• Hank Aaron.

  • Hank Aaron was in tears, and Tom House said, I've never seen Hank Aaron cry before.

  • That's how emotional it was.

  • But from that moment on, he was able to forget for the most part, the hatred and the racism that he faced.

  • And for him to not constantly bring that up to people was just shows you.

  • What a amazing man he waas Tim.

  • It occurs to me when you talked about how he's underrated, how underrated.

  • Just as a baseball player, it's hard enough for young people to get their minds around how big baseball was then.

  • It was bigger than the n f l and N B A combined.

  • It was economy was huge.

  • It took up a huge part of the public imagination.

  • There were fewer entertainment options.

  • And when you talk about how what a great player he was and you said he was overshadowed by more dynamic players.

  • The one who comes to mind, of course, is Willie Mays, who cut came up a few years before.

  • Hank Aaron, who probably a lot of people, wanted to be the guy who broke the home run record, who was a little more spectacular and played center field, and all Hank Aaron did was keep hit, not just hitting home runs, but being a great player year after year after year.

  • Ultimately, what do you think his legacy is?

  • Well, he's certainly one of the greatest players of all time.

  • And Max, you've you've already given the key note here.

  • You take away all his home runs and he still has 3000 hits.

  • That's how great a hitter he waas and many years ago I did a very informal poll of the greatest defense of players at each position and Hank Aaron in my very informal poll.

  • But I talked to a lot of people had Hank Aaron is the third greatest defensive right fielder ever.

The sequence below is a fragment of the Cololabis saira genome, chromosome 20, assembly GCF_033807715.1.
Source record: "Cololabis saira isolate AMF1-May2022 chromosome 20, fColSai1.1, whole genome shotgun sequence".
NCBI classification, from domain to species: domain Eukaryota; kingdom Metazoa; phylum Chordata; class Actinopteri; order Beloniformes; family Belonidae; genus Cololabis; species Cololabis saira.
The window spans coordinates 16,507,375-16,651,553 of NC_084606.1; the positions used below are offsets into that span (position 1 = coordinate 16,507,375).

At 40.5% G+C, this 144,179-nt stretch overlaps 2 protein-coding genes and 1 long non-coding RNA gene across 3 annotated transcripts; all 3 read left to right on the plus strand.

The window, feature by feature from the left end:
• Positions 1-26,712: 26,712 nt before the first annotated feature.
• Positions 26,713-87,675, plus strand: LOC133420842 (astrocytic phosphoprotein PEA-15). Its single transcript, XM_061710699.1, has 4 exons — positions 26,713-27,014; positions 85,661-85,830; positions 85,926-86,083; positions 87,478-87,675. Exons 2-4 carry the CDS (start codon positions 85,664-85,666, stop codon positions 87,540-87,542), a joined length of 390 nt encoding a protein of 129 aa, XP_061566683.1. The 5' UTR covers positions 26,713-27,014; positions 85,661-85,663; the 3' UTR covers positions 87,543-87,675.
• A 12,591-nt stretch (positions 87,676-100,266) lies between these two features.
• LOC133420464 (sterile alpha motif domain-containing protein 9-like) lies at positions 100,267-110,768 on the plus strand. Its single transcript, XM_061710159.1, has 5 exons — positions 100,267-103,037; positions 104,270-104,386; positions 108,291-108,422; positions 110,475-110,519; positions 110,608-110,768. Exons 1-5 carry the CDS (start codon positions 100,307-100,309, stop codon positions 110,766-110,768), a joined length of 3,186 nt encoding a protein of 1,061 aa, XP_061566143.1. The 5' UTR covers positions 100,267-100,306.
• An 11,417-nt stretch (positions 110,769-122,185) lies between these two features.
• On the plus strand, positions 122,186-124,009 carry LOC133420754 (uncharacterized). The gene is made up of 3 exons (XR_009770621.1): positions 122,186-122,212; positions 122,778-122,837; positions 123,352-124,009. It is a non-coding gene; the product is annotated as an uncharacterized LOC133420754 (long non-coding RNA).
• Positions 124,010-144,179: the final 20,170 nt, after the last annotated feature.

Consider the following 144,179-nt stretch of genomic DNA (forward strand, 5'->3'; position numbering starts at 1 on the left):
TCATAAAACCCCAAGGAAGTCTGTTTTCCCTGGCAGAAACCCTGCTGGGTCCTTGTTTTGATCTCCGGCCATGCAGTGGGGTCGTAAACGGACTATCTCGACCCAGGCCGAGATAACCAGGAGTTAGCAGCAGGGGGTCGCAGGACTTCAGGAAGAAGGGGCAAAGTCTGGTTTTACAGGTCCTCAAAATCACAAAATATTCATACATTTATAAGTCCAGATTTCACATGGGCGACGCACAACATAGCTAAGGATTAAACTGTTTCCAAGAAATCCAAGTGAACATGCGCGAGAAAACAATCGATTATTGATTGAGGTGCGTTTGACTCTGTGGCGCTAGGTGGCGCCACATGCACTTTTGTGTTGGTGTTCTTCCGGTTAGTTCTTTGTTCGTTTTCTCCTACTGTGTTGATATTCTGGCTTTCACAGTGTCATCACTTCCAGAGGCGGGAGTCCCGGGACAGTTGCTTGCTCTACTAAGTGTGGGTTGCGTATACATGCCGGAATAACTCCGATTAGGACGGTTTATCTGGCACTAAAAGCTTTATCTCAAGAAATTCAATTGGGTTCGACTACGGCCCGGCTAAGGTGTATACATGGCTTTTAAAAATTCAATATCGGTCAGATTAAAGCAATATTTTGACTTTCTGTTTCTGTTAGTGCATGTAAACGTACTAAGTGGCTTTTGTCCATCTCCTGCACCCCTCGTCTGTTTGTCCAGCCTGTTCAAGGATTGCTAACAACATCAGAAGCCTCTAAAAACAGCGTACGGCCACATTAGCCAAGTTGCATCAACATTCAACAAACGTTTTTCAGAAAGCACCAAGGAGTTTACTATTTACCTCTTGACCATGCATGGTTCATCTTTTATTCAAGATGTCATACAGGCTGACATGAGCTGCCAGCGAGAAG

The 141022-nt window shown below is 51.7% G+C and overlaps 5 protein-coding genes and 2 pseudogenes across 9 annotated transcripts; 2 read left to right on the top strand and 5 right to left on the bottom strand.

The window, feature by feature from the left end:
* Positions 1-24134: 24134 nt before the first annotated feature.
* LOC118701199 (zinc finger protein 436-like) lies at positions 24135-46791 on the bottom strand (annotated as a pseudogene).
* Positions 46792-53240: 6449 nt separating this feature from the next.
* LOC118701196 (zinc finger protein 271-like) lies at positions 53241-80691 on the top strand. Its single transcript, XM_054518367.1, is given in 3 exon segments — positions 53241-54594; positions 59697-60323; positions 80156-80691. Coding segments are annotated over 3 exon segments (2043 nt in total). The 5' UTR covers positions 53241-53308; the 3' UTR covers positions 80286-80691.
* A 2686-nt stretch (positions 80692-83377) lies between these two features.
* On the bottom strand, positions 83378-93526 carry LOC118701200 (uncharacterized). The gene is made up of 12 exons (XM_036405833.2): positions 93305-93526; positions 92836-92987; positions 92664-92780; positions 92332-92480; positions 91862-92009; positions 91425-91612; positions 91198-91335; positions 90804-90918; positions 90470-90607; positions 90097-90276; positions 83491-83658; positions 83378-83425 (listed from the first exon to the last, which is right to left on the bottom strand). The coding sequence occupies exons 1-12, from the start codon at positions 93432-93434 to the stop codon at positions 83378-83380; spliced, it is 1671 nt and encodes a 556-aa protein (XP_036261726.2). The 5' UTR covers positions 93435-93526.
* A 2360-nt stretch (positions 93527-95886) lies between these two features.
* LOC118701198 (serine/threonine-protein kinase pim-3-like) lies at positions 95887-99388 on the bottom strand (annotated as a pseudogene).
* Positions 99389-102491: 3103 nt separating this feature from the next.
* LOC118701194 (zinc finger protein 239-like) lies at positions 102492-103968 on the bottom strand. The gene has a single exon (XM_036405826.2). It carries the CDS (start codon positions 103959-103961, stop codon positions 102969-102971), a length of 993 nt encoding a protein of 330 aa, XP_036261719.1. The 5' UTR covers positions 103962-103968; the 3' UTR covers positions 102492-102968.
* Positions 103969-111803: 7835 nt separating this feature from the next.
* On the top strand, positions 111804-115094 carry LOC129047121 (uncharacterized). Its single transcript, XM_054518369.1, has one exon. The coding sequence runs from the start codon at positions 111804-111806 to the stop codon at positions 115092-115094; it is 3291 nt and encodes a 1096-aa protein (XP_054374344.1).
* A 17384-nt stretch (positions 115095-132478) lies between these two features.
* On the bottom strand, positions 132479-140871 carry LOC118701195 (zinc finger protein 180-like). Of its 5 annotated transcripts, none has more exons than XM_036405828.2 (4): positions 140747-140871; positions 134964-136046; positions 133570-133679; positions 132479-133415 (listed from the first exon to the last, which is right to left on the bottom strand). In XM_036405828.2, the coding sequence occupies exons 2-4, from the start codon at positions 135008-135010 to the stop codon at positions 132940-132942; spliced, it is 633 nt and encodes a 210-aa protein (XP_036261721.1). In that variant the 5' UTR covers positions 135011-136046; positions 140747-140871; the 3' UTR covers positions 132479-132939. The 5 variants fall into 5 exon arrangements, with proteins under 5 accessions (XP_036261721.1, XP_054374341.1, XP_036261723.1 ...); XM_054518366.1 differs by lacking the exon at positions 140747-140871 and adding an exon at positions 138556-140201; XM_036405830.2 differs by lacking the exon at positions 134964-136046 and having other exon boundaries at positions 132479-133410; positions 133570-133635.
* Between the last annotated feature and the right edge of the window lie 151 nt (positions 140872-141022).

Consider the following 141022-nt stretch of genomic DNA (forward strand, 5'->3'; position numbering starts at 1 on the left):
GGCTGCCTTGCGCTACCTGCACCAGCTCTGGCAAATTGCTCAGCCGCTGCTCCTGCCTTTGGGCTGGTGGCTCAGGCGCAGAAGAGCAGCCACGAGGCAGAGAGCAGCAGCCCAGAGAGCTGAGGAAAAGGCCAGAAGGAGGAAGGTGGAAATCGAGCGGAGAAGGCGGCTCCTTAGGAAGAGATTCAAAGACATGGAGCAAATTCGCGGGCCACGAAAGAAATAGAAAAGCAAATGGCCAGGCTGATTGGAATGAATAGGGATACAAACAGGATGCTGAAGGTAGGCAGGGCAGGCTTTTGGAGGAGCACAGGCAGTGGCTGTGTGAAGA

• He could run the bases.

  • He was a great outfielder.

  • He didn't just hit for power.

  • He hit for average.

  • He hit when it was really needed.

  • Ask anyone who saw the Milwaukee Braves, especially back then.

  • That's who Hank Aaron was.

  • For all of his greatness.

  • We still underrate him because he never hit 50 home runs in a season, of course, has the most homers ever for anyone who never hit 50.

  • But he hit 40 like every year.

  • He was just so amazingly reliable with everything that he did on the baseball field.

  • And, as you know, Stephen A and Max and Mollie, he had the biggest, strongest hands and risk that you've ever seen.

  • So I asked him about the broadcast, that one.

  • That night I said, Where did that come from?

  • And he said, Well, first off, my dad was a boxer, so he had big hands and wrists and he said, and he used to carry blocks of ice up many stairs in order to bring it and deliver it to people.

  • And he said, That's where I developed my hand strength.

  • I'd go with my dad holding these giant blocks of ice in these ice tongs, he said.

  • That's where my really big and hard and hard Risks came from.

can you put into context just how revered he waas in this game?

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Tim Kurkjian remembers the life of baseball legend Hank Aaron | First Take

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    林宜悉 posted on 2021/01/26